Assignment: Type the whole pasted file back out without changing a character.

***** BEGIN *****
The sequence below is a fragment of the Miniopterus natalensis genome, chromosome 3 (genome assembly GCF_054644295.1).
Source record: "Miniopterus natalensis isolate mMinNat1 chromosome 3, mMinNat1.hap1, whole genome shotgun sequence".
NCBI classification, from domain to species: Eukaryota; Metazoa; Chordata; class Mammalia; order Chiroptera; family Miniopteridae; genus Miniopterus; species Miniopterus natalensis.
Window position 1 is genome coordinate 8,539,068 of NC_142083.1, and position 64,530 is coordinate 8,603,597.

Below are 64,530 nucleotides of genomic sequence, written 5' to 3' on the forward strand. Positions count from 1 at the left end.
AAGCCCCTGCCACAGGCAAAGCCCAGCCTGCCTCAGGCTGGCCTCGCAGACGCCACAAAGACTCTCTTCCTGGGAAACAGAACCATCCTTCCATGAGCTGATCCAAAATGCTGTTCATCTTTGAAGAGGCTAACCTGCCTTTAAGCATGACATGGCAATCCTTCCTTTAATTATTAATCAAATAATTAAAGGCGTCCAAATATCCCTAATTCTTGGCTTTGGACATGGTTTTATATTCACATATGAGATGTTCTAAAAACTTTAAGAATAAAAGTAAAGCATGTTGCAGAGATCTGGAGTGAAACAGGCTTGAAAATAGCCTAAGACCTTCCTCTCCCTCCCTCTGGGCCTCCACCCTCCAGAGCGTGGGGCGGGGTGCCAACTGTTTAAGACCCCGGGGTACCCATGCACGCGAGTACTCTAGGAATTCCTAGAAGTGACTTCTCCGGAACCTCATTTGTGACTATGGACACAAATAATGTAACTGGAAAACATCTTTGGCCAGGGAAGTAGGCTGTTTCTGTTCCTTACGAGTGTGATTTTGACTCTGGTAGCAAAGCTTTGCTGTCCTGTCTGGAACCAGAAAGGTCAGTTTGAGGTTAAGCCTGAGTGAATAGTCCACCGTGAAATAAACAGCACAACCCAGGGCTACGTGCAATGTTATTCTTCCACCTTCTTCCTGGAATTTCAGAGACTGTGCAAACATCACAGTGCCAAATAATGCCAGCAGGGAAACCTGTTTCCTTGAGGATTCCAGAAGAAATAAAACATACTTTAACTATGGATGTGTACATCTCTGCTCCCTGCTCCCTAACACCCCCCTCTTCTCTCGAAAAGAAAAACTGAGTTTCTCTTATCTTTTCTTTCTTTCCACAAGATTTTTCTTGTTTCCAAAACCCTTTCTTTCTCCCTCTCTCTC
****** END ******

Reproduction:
The sequence below is a fragment of the Miniopterus natalensis genome, chromosome 3 (genome assembly GCF_054644295.1).
Source record: "Miniopterus natalensis isolate mMinNat1 chromosome 3, mMinNat1.hap1, whole genome shotgun sequence".
NCBI classification, from domain to species: Eukaryota; Metazoa; Chordata; class Mammalia; order Chiroptera; family Miniopteridae; genus Miniopterus; species Miniopterus natalensis.
Window position 1 is genome coordinate 8,539,068 of NC_142083.1, and position 64,530 is coordinate 8,603,597.

Below are 64,530 nucleotides of genomic sequence, written 5' to 3' on the forward strand. Positions count from 1 at the left end.
AAGCCCCTGCCACAGGCAAAGCCCAGCCTGCCTCAGGCTGGCCTCGCAGACGCCACAAAGACTCTCTTCCTGGGAAACAGAACCATCCTTCCATGAGCTGATCCAAAATGCTGTTCATCTTTGAAGAGGCTAACCTGCCTTTAAGCATGACATGGCAATCCTTCCTTTAATTATTAATCAAATAATTAAAGGCGTCCAAATATCCCTAATTCTTGGCTTTGGACATGGTTTTATATTCACATATGAGATGTTCTAAAAACTTTAAGAATAAAAGTAAAGCATGTTGCAGAGATCTGGAGTGAAACAGGCTTGAAAATAGCCTAAGACCTTCCTCTCCCTCCCTCTGGGCCTCCACCCTCCAGAGCGTGGGGCGGGGTGCCAACTGTTTAAGACCCCGGGGTACCCATGCACGCGAGTACTCTAGGAATTCCTAGAAGTGACTTCTCCGGAACCTCATTTGTGACTATGGACACAAATAATGTAACTGGAAAACATCTTTGGCCAGGGAAGTAGGCTGTTTCTGTTCCTTACGAGTGTGATTTTGACTCTGGTAGCAAAGCTTTGCTGTCCTGTCTGGAACCAGAAAGGTCAGTTTGAGGTTAAGCCTGAGTGAATAGTCCACCGTGAAATAAACAGCACAACCCAGGGCTACGTGCAATGTTATTCTTCCACCTTCTTCCTGGAATTTCAGAGACTGTGCAAACATCACAGTGCCAAATAATGCCAGCAGGGAAACCTGTTTCCTTGAGGATTCCAGAAGAAATAAAACATACTTTAACTATGGATGTGTACATCTCTGCTCCCTGCTCCCTAACACCCCCCTCTTCTCTCGAAAAGAAAAACTGAGTTTCTCTTATCTTTTCTTTCTTTCCACAAGATTTTTCTTGTTTCCAAAACCCTTTCTTTCTCCCTCTCTCTC